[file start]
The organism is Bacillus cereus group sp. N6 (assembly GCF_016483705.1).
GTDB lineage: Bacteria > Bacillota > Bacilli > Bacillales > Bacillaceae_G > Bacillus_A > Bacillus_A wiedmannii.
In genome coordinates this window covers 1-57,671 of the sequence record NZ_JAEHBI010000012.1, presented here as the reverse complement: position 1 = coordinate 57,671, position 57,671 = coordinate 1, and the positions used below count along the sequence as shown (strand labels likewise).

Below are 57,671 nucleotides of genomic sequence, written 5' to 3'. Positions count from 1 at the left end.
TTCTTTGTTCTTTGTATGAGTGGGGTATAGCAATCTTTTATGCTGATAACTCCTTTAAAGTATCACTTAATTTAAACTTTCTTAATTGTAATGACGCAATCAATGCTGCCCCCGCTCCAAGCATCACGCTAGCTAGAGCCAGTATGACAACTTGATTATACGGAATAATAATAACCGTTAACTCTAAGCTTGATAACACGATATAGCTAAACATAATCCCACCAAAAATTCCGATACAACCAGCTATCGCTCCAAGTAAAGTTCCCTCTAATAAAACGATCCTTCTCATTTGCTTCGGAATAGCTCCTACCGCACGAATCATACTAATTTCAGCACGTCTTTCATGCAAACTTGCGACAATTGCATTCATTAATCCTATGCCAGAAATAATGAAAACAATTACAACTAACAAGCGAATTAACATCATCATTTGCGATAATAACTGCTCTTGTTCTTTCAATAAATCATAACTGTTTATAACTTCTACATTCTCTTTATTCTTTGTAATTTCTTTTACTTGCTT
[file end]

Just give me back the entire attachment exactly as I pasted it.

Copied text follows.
The organism is Bacillus cereus group sp. N6 (assembly GCF_016483705.1).
GTDB lineage: Bacteria > Bacillota > Bacilli > Bacillales > Bacillaceae_G > Bacillus_A > Bacillus_A wiedmannii.
In genome coordinates this window covers 1-57,671 of the sequence record NZ_JAEHBI010000012.1, presented here as the reverse complement: position 1 = coordinate 57,671, position 57,671 = coordinate 1, and the positions used below count along the sequence as shown (strand labels likewise).

Below are 57,671 nucleotides of genomic sequence, written 5' to 3'. Positions count from 1 at the left end.
TTCTTTGTTCTTTGTATGAGTGGGGTATAGCAATCTTTTATGCTGATAACTCCTTTAAAGTATCACTTAATTTAAACTTTCTTAATTGTAATGACGCAATCAATGCTGCCCCCGCTCCAAGCATCACGCTAGCTAGAGCCAGTATGACAACTTGATTATACGGAATAATAATAACCGTTAACTCTAAGCTTGATAACACGATATAGCTAAACATAATCCCACCAAAAATTCCGATACAACCAGCTATCGCTCCAAGTAAAGTTCCCTCTAATAAAACGATCCTTCTCATTTGCTTCGGAATAGCTCCTACCGCACGAATCATACTAATTTCAGCACGTCTTTCATGCAAACTTGCGACAATTGCATTCATTAATCCTATGCCAGAAATAATGAAAACAATTACAACTAACAAGCGAATTAACATCATCATTTGCGATAATAACTGCTCTTGTTCTTTCAATAAATCATAACTGTTTATAACTTCTACATTCTCTTTATTCTTTGTAATTTCTTTTACTTGCTT